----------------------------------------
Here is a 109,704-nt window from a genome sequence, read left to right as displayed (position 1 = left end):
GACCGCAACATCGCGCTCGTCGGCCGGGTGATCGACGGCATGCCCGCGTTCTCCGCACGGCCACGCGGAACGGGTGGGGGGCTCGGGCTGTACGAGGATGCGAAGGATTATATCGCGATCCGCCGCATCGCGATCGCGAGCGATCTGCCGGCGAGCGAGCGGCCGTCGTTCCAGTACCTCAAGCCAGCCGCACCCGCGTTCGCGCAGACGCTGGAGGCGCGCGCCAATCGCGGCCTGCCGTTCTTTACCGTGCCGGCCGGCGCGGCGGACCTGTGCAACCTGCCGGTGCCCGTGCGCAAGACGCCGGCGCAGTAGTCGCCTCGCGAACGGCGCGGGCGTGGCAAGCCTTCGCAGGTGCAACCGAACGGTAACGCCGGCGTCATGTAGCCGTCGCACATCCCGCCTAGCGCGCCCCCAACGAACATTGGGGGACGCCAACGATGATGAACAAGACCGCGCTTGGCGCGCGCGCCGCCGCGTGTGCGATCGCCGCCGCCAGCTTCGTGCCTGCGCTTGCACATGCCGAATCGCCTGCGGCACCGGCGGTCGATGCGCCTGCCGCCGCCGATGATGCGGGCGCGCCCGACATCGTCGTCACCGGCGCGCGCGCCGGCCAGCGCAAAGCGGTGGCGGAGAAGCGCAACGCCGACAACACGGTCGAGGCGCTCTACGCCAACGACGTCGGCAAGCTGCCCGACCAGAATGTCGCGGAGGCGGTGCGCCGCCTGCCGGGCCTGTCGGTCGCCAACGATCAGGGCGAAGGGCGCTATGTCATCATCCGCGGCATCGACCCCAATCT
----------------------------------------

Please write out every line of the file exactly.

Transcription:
Here is a 109,704-nt window from a genome sequence, read left to right as displayed (position 1 = left end):
GACCGCAACATCGCGCTCGTCGGCCGGGTGATCGACGGCATGCCCGCGTTCTCCGCACGGCCACGCGGAACGGGTGGGGGGCTCGGGCTGTACGAGGATGCGAAGGATTATATCGCGATCCGCCGCATCGCGATCGCGAGCGATCTGCCGGCGAGCGAGCGGCCGTCGTTCCAGTACCTCAAGCCAGCCGCACCCGCGTTCGCGCAGACGCTGGAGGCGCGCGCCAATCGCGGCCTGCCGTTCTTTACCGTGCCGGCCGGCGCGGCGGACCTGTGCAACCTGCCGGTGCCCGTGCGCAAGACGCCGGCGCAGTAGTCGCCTCGCGAACGGCGCGGGCGTGGCAAGCCTTCGCAGGTGCAACCGAACGGTAACGCCGGCGTCATGTAGCCGTCGCACATCCCGCCTAGCGCGCCCCCAACGAACATTGGGGGACGCCAACGATGATGAACAAGACCGCGCTTGGCGCGCGCGCCGCCGCGTGTGCGATCGCCGCCGCCAGCTTCGTGCCTGCGCTTGCACATGCCGAATCGCCTGCGGCACCGGCGGTCGATGCGCCTGCCGCCGCCGATGATGCGGGCGCGCCCGACATCGTCGTCACCGGCGCGCGCGCCGGCCAGCGCAAAGCGGTGGCGGAGAAGCGCAACGCCGACAACACGGTCGAGGCGCTCTACGCCAACGACGTCGGCAAGCTGCCCGACCAGAATGTCGCGGAGGCGGTGCGCCGCCTGCCGGGCCTGTCGGTCGCCAACGATCAGGGCGAAGGGCGCTATGTCATCATCCGCGGCATCGACCCCAATCT